FROSTBURG, Md. — If the skeletons crawling all over the front of the house don’t give it away, the clown face with hypnotic, swirling eyes will.
Since shortly after last Halloween, Justyn McFarland and Wade Whenry have been hard at work transforming the outside of their Frostburg home into the Haunted Little House, a spooky, seasonal display that the couple designed and built by hand themselves. From 7-10 p.m. on Saturday and Sunday, as well as all three days of Halloween weekend, they will open up for guests who want a quick scare.
McFarland said the haunted house, across from B&B Country Meats on Upper Georges Creek Road, is both a labor of love and a gesture of goodwill toward the community that supported him when he needed it most.
While folks are more than welcome to come by the haunted house free of charge, McFarland said, he’s hoping to collect donations for St. Jude’s Children’s Hospital. That cause is near to McFarland’s heart as he has battled leukemia twice himself, and feels strongly about helping children who are facing an unthinkable illness.
“The community supported me when I was going through two years of hell,” McFarland said. “That’s why I wanted to do something to give back. That, and I’m an adult, and I went through that and I was scared crapless. Telling a little kid what they have, or trying to explain it to them, I can’t even fathom.”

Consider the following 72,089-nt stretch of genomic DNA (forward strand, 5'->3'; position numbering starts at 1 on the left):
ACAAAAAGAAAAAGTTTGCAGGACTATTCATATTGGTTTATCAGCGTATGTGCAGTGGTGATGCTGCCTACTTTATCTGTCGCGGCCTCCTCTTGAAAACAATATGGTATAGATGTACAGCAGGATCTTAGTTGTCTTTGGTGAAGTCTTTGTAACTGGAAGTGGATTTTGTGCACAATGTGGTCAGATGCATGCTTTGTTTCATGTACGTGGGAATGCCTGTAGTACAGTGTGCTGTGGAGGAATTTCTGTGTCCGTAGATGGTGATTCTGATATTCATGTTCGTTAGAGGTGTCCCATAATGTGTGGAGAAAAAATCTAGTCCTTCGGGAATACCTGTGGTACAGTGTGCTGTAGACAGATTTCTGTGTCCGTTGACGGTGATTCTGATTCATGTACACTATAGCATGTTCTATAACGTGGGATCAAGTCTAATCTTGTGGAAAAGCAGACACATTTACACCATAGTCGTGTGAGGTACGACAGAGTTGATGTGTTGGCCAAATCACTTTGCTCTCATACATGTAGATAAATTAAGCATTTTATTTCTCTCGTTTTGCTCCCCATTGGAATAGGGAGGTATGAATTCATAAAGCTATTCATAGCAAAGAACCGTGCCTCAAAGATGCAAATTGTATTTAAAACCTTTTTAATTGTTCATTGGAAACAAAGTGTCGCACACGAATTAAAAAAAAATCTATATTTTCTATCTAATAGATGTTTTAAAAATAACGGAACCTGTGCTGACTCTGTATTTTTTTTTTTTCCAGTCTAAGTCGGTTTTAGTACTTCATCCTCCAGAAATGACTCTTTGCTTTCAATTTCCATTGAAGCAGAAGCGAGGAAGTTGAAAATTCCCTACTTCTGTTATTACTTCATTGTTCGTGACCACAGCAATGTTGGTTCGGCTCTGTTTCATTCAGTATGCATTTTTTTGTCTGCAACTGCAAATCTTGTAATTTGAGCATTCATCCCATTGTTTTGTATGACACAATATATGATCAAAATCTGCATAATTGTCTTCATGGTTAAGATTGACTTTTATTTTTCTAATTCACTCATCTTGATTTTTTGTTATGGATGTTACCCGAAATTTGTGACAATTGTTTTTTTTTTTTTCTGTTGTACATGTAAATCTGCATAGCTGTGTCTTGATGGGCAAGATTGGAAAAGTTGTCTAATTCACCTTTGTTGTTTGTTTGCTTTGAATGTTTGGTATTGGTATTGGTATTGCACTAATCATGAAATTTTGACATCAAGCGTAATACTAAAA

McFarland and Whenry went with the theme “CarnEvil Nights” for this year’s display. Upon arrival, visitors walk around the side of the home, proceeding by an ominous ticket-taker and clown in a cannon with fog emanating from the barrel, and pass underneath the oversized, outstretched arms of a yellow-eyed ghoulish jester. While scary, McFarland said the haunted house was designed with kids in mind, so it isn’t overwhelming.
The two designed and built the exhibits, including wiring the lighted signs and constructing much of what’s on display. They erected a smaller display last year, McFarland and Whenry said, though the weather kept them from having it up for as long as this year’s.
McFarland said they began building their haunted carnival this summer to have it ready in time for the holiday. They’ve learned which parts of the display need to be tightly tied down due to Frostburg’s frequent windy weather, McFarland said, noting one of the skeletons had been beheaded by the gusts recently, but the skull was successfully reattached.
“It’s been a lot of trial and error,” McFarland said, adding that he and Whenry frequently pass through to make sure the many moving parts are in proper scaring order.
“If you go one night, it might be different the next night,” Whenry said.
About 100 visitors passed through the haunted halls last weekend and they’re hoping for an even bigger crowd this weekend.
It’s rewarding to see people pause for pictures in front of all their hard work, McFarland and Whenry said, but equally so to see the joy it’s brought to young and old intrepid souls thus far.
“Old, young, middle-aged, they’ve all loved it,” McFarland said.